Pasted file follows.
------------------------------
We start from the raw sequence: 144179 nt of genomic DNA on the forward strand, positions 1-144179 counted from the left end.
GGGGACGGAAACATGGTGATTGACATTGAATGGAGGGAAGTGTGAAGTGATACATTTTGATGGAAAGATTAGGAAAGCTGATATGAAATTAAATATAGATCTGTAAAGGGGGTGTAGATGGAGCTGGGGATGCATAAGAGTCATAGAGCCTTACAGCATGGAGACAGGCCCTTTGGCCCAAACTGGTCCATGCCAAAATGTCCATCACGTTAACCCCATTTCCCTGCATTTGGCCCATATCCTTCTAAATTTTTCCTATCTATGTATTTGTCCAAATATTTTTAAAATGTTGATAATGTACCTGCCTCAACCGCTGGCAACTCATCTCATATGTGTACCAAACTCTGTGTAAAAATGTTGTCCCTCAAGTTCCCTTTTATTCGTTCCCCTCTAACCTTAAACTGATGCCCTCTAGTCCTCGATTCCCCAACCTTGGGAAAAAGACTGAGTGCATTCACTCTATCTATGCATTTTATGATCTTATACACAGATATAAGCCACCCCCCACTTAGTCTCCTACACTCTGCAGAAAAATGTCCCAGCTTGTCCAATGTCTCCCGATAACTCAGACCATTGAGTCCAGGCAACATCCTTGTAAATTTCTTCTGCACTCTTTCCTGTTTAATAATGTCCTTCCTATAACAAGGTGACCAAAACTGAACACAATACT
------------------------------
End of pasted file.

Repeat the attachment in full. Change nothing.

We start from the raw sequence: 144179 nt of genomic DNA on the forward strand, positions 1-144179 counted from the left end.
GGGGACGGAAACATGGTGATTGACATTGAATGGAGGGAAGTGTGAAGTGATACATTTTGATGGAAAGATTAGGAAAGCTGATATGAAATTAAATATAGATCTGTAAAGGGGGTGTAGATGGAGCTGGGGATGCATAAGAGTCATAGAGCCTTACAGCATGGAGACAGGCCCTTTGGCCCAAACTGGTCCATGCCAAAATGTCCATCACGTTAACCCCATTTCCCTGCATTTGGCCCATATCCTTCTAAATTTTTCCTATCTATGTATTTGTCCAAATATTTTTAAAATGTTGATAATGTACCTGCCTCAACCGCTGGCAACTCATCTCATATGTGTACCAAACTCTGTGTAAAAATGTTGTCCCTCAAGTTCCCTTTTATTCGTTCCCCTCTAACCTTAAACTGATGCCCTCTAGTCCTCGATTCCCCAACCTTGGGAAAAAGACTGAGTGCATTCACTCTATCTATGCATTTTATGATCTTATACACAGATATAAGCCACCCCCCACTTAGTCTCCTACACTCTGCAGAAAAATGTCCCAGCTTGTCCAATGTCTCCCGATAACTCAGACCATTGAGTCCAGGCAACATCCTTGTAAATTTCTTCTGCACTCTTTCCTGTTTAATAATGTCCTTCCTATAACAAGGTGACCAAAACTGAACACAATACT